Arguments began Tuesday in a Supreme Court case on the constitutionality of the Consumer Financial Protection Bureau’s (CFPB) structure. At issue in the case, is the requirement that the CFPB’s director could only be fired for “inefficiency, neglect of duty or malfeasance in office,” which was included in the Dodd-Frank financial overhaul which established the agency. The FHFA has a similar structure, so it could also be affected by the Supreme Court’s ruling in the case. The Trump administration is siding with the plaintiff in the case, asserting that the CFPB is unconstitutionally structured, leaving former solicitor general Paul Clement to defend the agency. A ruling in the cause is expected by the end of June, and the Court is likely to weaken, but not eliminate, the agency, according to CNBC.
Carson defends Trump budget request in hearing

HUD Secretary Ben Carson testified at a House Appropriations subcommittee hearing on the Trump administration’s FY 2021 budget request for the agency on Wednesday. At the hearing, Carson defended the budget request, which calls for an overall decrease of 15 percent in HUD’s discretionary spending levels. Democrats on the subcommittee, meanwhile, including Subcommittee Chairman David Price (D-N.C.), criticized the budget request. The request is “woefully inadequate to the task at hand, and honestly we had hoped for better,” Price said in his opening statement at the hearing.
Chart of the Week
Another report shows housing supply is at historically low levels

Freddie Mac recently released a report examining housing supply levels by state and concluding that there is a nationwide shortage of 3.3 million units, which is rising by roughly 300,000 units every year. The report uses a dynamic model, taking interstate migration flows into account, to show that while some states, like Arkansas and West Virginia have a surplus of housing, the majority—29 states—have a deficit.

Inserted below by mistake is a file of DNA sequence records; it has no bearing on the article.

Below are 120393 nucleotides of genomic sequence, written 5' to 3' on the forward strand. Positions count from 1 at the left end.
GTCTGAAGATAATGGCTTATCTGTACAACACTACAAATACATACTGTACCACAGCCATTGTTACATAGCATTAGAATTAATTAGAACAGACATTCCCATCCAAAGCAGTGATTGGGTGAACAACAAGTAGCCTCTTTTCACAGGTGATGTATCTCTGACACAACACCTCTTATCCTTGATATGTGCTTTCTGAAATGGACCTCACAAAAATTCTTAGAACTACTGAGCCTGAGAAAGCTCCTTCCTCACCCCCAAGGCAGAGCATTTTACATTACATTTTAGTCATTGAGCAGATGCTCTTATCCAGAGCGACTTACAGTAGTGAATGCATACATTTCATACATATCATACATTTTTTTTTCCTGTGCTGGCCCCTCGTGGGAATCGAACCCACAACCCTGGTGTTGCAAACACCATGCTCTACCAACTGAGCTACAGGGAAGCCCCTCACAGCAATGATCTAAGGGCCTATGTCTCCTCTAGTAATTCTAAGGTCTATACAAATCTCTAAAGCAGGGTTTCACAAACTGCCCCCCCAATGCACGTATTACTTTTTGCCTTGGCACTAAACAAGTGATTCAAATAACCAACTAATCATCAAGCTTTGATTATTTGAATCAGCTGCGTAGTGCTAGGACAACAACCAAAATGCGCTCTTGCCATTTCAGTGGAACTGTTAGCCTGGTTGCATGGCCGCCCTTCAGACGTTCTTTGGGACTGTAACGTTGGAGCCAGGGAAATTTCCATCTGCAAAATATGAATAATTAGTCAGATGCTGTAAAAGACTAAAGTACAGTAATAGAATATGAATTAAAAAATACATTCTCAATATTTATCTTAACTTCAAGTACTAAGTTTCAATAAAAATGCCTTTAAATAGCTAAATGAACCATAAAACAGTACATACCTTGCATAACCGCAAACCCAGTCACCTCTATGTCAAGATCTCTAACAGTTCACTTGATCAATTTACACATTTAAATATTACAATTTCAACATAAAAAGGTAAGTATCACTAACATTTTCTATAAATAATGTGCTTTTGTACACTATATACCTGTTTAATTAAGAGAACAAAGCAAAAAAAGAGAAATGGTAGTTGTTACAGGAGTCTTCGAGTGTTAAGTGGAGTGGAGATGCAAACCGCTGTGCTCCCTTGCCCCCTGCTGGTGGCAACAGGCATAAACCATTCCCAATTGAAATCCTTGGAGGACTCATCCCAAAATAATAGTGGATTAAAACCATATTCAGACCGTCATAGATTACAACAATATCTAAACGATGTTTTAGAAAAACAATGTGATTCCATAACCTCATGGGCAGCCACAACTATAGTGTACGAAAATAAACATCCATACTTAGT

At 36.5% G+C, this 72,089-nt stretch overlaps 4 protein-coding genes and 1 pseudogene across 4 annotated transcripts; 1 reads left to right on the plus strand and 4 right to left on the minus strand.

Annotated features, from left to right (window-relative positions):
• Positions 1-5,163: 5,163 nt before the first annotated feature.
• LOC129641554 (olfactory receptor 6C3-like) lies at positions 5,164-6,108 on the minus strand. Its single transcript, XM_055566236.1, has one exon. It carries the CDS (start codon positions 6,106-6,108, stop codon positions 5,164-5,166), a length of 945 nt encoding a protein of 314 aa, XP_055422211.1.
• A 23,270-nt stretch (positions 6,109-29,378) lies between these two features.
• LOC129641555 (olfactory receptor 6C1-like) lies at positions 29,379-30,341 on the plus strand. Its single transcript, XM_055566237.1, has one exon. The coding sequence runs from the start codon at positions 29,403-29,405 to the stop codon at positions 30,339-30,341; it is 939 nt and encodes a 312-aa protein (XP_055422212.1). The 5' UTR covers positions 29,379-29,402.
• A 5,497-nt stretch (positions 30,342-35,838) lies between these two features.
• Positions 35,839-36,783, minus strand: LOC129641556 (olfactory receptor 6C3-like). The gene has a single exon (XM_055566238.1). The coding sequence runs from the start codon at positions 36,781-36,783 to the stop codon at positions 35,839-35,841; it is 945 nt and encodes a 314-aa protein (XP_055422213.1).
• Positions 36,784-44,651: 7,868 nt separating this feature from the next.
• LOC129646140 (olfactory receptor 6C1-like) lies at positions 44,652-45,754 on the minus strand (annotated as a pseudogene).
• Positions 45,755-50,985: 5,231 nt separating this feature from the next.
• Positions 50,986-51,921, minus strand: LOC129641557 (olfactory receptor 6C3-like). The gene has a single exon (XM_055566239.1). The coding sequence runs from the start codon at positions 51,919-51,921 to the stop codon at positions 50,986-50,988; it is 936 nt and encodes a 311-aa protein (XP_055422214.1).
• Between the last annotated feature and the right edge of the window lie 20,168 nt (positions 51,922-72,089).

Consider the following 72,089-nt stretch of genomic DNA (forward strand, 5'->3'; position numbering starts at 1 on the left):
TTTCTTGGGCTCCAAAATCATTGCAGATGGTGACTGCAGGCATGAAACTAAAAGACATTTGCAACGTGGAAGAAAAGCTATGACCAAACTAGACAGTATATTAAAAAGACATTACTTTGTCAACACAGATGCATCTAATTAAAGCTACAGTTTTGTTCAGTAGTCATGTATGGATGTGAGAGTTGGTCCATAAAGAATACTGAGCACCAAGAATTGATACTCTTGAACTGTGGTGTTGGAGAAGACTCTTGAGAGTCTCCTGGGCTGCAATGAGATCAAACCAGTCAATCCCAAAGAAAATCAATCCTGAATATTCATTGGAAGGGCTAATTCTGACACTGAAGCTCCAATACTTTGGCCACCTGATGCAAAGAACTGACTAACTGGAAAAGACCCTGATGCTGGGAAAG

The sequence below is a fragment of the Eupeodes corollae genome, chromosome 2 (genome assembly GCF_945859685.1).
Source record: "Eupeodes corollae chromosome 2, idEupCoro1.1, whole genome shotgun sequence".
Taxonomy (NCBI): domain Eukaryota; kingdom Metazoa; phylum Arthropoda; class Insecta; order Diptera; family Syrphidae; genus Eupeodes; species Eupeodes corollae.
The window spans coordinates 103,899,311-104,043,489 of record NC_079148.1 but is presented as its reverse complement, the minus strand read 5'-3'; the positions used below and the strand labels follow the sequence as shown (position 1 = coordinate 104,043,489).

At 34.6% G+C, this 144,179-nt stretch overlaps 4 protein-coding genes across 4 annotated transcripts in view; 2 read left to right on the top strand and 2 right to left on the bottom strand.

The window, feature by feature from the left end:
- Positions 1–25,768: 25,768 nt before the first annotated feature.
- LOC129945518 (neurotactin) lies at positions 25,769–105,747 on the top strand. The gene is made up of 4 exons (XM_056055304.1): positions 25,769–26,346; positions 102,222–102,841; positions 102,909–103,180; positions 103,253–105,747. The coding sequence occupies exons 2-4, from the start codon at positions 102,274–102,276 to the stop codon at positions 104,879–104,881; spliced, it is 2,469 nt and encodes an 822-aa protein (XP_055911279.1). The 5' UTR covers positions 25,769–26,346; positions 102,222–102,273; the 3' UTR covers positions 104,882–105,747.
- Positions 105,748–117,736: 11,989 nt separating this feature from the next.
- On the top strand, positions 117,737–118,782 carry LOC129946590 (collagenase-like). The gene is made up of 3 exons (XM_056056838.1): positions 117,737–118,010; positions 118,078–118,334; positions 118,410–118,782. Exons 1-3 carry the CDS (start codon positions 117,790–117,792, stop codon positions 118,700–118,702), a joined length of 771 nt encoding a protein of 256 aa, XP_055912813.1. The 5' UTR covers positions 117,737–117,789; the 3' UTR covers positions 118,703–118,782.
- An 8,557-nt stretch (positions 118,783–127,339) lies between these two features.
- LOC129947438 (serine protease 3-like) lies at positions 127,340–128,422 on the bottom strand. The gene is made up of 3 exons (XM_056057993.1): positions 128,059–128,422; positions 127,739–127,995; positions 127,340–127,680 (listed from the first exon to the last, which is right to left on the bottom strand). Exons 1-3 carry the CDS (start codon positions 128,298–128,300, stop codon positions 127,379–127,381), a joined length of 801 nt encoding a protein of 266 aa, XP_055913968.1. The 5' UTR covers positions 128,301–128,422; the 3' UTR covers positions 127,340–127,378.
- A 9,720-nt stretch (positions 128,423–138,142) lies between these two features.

What we're reading
In a recent article, the Wall Street Journal examined the difficulties homeowners face in dealing with mortgage companies in the wake of natural disasters. The article examined mortgage forbearance programs, which “often start with administrative errors that lead to bigger issues down the road.” Read the article here.

Washington City Paper published an article on Tuesday spotlighting local medicine practitioners’ efforts to provide healthcare to people experiencing homelessness. “We have realized more and more that if we take that first step to engage people in care, we can start building that trust over time,” one of these practitioners, Gunther Stern, told the outlet. Read the article here.

The National Low Income Housing Coalition recently released the winter edition of Tenant Talk, publication by and for residents of public and assisted housing and those in need of such housing. The winter edition focuses on the obstacles returning citizens face in finding affordable housing after leaving prison, among other issues. Read the full publication here.
The week ahead
The National Housing Conference has been defending the American Home since 1931. We believe everyone in America should have equal opportunity to live in a quality, affordable home in a thriving community. NHC convenes and collaborates with our diverse membership and the broader housing and community development sectors to advance our policy, research and communications initiatives to effect positive change at the federal, state and local levels. Politically diverse and nonpartisan, NHC is a 501(c)3 nonprofit organization.
Defending our American Home since 1931
Copyright © 2020. All Rights Reserved.